Caregivers Specialized In Alzheimer’s Home Care
Alzheimer’s is the most common type of dementia. Alzheimer’s and dementia manifests as memory loss, unfocused thinking and behavioral issues. Alzheimer’s symptoms develop slowly over time and gradually become worse. Sufferers eventually cannot perform common activities of daily living, and need dedicated help remaining in the home. Because no two cases of Alzheimer’s are the same, the realization that your loved one may have the disease can be frightening. Trained Alzheimer’s home care professionals can help educate you and support you in these times.
The first step is to visit with a trained professional. There are 7 stages of Alzheimer’s, and it is very important to know what stage your loved one is in. In the early stages caring for your loved one at home on your own is possible. However, the stresses of providing Alzheimer’s home care will increase as the disease progresses, and will begin to take a toll on you and the family. Realizing this and asking for help from trained and experienced Alzheimer’s care professionals is an important step on managing Alzheimer’s disease and maintaining a quality home life.
Thoughtful Care™ professional caregivers have up to 25+ years of dementia and Alzheimer’s care experience. We work with you to develop a plan of care using the right mix of Alzheimer’s home care. It is through this approach to Alzheimer’s care that we can provide the best quality of life for you and your loved one.
7 Stages of Alzheimer’s
There are seven stages of Alzheimer’s Disease in total. They are generally broken down into early, mid and late when discussing the disease. This is done because the stages are not clearly defined, due to the fact that the disease manifests differently in every case.
- Stage 1: No sign of decline in memory or task ability.
- Stage 2: Very minor impairment, may show as forgetting a word or losing something.
- Stage 3: Noticable cognitive changes with increased difficulty with names, words and tasks.
- Stage 4: Regular cognitive issues, forgetting recent events, difficulty with basic task such as paying bills.
- Stage 5: Noticeable memory gaps, such as forgetting own address and phone number. At this point daily assistance is needed.
- Stage 6: Severe cognitive decline, with trouble remembering names of famliy and friends. Needs assistance with dressing and hygiene, and wandering can be evident.
- Stage 7: Physical and cognitive impairment, with extreme memory issues. Physical decline becomes apparent, and person loses ability to communicate using speech.
Contact us now for a free Alzheimer’s home care assessment or to learn more about the 7 stages of Alzheimer’s Disease.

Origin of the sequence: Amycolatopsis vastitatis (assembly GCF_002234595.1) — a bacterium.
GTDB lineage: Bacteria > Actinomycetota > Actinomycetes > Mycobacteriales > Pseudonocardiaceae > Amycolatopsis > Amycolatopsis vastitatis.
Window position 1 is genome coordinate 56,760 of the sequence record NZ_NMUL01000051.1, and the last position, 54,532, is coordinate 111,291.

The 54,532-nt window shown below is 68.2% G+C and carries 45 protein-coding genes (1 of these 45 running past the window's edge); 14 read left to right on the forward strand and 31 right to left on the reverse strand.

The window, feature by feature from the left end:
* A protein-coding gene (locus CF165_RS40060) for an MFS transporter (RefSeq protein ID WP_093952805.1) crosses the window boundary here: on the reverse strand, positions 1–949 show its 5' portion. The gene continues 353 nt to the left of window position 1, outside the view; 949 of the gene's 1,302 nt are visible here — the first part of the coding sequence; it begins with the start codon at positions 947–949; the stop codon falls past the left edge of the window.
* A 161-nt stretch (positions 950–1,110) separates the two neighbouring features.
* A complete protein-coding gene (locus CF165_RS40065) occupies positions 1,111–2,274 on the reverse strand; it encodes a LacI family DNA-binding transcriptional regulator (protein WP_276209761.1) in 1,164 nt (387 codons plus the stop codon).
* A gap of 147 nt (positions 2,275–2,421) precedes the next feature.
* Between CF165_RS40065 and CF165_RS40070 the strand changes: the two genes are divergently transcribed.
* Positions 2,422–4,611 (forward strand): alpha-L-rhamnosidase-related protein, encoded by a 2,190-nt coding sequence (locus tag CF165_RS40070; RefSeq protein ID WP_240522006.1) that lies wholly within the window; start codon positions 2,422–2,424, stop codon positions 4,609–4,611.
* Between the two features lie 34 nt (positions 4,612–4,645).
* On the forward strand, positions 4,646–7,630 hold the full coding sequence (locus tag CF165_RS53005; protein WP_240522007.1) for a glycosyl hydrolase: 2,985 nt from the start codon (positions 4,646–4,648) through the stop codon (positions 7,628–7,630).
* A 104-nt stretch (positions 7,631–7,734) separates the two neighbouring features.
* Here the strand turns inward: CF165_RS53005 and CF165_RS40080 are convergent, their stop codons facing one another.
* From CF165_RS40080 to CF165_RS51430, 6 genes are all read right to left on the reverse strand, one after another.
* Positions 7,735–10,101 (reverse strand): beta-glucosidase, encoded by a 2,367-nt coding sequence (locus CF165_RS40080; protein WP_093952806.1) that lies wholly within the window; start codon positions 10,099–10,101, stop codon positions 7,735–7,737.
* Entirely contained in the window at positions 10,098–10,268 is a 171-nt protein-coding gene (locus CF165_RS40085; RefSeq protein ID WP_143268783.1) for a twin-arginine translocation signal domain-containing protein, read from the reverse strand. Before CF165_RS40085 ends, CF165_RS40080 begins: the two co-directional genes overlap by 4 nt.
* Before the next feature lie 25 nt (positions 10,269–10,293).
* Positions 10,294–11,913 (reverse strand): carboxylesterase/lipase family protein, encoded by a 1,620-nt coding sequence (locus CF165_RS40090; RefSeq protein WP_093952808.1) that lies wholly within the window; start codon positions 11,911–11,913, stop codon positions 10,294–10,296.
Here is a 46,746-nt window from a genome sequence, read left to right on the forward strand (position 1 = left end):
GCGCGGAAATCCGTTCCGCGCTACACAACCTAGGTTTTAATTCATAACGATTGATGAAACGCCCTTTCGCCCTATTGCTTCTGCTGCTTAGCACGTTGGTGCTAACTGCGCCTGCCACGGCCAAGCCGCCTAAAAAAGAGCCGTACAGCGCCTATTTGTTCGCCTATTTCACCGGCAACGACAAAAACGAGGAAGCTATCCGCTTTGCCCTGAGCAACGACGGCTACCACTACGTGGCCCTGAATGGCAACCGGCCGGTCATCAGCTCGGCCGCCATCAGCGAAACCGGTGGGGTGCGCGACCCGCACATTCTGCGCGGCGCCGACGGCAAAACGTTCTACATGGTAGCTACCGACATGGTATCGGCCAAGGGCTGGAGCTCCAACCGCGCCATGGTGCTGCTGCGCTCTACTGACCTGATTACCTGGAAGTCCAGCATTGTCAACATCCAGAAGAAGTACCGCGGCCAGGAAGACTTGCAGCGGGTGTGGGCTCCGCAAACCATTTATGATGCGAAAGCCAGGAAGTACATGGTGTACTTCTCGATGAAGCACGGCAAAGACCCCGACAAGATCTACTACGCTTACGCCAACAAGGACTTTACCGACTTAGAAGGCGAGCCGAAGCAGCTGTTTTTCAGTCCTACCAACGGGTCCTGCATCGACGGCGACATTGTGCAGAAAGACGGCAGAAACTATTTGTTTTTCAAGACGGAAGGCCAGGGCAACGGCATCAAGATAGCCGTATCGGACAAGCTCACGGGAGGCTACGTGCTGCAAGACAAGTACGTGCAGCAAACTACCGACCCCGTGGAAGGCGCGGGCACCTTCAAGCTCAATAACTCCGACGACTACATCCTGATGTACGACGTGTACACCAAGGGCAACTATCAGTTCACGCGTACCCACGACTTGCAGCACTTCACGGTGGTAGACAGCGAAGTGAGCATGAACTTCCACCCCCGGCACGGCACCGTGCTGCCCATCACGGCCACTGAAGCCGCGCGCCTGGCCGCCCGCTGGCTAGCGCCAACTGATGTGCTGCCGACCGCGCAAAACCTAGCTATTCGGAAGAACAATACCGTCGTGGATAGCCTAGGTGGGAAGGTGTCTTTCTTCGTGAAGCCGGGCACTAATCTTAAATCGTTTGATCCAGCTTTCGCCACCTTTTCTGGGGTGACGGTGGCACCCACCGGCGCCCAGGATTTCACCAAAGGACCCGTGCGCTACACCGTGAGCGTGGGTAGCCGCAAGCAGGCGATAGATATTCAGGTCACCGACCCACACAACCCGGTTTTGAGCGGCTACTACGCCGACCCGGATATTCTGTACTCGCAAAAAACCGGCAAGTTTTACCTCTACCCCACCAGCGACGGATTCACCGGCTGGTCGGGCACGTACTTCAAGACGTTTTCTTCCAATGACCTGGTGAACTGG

Symptoms of Alzheimer’s Disease
There are a variety of symptoms that characterize Alzheimer’s Disease. Since no two cases of the disease are exactly alike, the symptoms listed below can only be used as a guide. A cognitve function test from a health professional is the next step if you feel your loved one may have the disease.
- Short term memory loss. Trouble with recently learned information.
- Difficulty with speech, forming sentences and remembering words.
- Trouble following instructions, recipes and paying bills.
- Difficulty performing routine tasks and driving to familiar locations.
- Vision and perception impairment. Difficulty reading and vision confusion.
- Frequently losing items with difficulty retracing steps to find the item.
- Social withdrawal, lack of outside interests and activities.
- Changes in personality. Increased confusion, temper and frustration.
Alzheimer’s Disease Treatments
Currently, there are no known cures for Alzheimer’s disease. There are medications to manage the symptoms, and new research data is available that shows some progress towards a cure. Though there is no cure, lifestyle choices can have a major impact on your chances of being diagnosed with Alzheimer’s. One common misconception about Alzheimer’s is that is inherited; however, less than 10% of documented cases of the disease are inherited. The remainder are cases that cannot be traced to inherited causes. If you are the adult child of someone and are here looking for information on Alzheimer’s disease, please review your particular lifestyle and make any needed changes to improve your chances of avoiding this disease.
There are two types of medications used to treat the cognitive symptoms of Alzheimer’s; cholinesterase inhibitors and memantine. The first, cholinesterase inhibitors are generally prescribed for early to mid stage diagnoses of Alzheimer’s, and go by the brand names Aricept, Exelon, Razadyne and Cognex. For mid to later stage diagnoses of Alzheimer’s can be helped by prescribing menatine, which is marketed under the brand name Namenda.
Exelon, Razadyne and Cognex. For mid to later stage diagnoses of Alzheimer’s can be helped by prescribing menatine, which is marketed under the brand name Namenda.